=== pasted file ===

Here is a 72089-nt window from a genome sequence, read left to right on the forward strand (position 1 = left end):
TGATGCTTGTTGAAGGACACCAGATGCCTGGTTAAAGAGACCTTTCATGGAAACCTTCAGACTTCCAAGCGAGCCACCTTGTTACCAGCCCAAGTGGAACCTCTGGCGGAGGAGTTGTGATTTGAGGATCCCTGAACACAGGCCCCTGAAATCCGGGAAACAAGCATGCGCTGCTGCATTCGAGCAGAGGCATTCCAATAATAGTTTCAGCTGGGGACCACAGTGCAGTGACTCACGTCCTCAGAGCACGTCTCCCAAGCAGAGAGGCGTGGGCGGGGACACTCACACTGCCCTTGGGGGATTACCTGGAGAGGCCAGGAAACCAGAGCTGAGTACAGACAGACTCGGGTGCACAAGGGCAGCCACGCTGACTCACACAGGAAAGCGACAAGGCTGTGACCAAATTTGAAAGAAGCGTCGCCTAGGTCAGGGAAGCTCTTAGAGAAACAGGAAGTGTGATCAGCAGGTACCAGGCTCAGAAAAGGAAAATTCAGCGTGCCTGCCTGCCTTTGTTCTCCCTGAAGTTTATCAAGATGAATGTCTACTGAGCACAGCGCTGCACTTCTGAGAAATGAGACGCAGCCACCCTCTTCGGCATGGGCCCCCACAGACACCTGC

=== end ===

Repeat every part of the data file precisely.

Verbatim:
Here is a 72089-nt window from a genome sequence, read left to right on the forward strand (position 1 = left end):
TGATGCTTGTTGAAGGACACCAGATGCCTGGTTAAAGAGACCTTTCATGGAAACCTTCAGACTTCCAAGCGAGCCACCTTGTTACCAGCCCAAGTGGAACCTCTGGCGGAGGAGTTGTGATTTGAGGATCCCTGAACACAGGCCCCTGAAATCCGGGAAACAAGCATGCGCTGCTGCATTCGAGCAGAGGCATTCCAATAATAGTTTCAGCTGGGGACCACAGTGCAGTGACTCACGTCCTCAGAGCACGTCTCCCAAGCAGAGAGGCGTGGGCGGGGACACTCACACTGCCCTTGGGGGATTACCTGGAGAGGCCAGGAAACCAGAGCTGAGTACAGACAGACTCGGGTGCACAAGGGCAGCCACGCTGACTCACACAGGAAAGCGACAAGGCTGTGACCAAATTTGAAAGAAGCGTCGCCTAGGTCAGGGAAGCTCTTAGAGAAACAGGAAGTGTGATCAGCAGGTACCAGGCTCAGAAAAGGAAAATTCAGCGTGCCTGCCTGCCTTTGTTCTCCCTGAAGTTTATCAAGATGAATGTCTACTGAGCACAGCGCTGCACTTCTGAGAAATGAGACGCAGCCACCCTCTTCGGCATGGGCCCCCACAGACACCTGC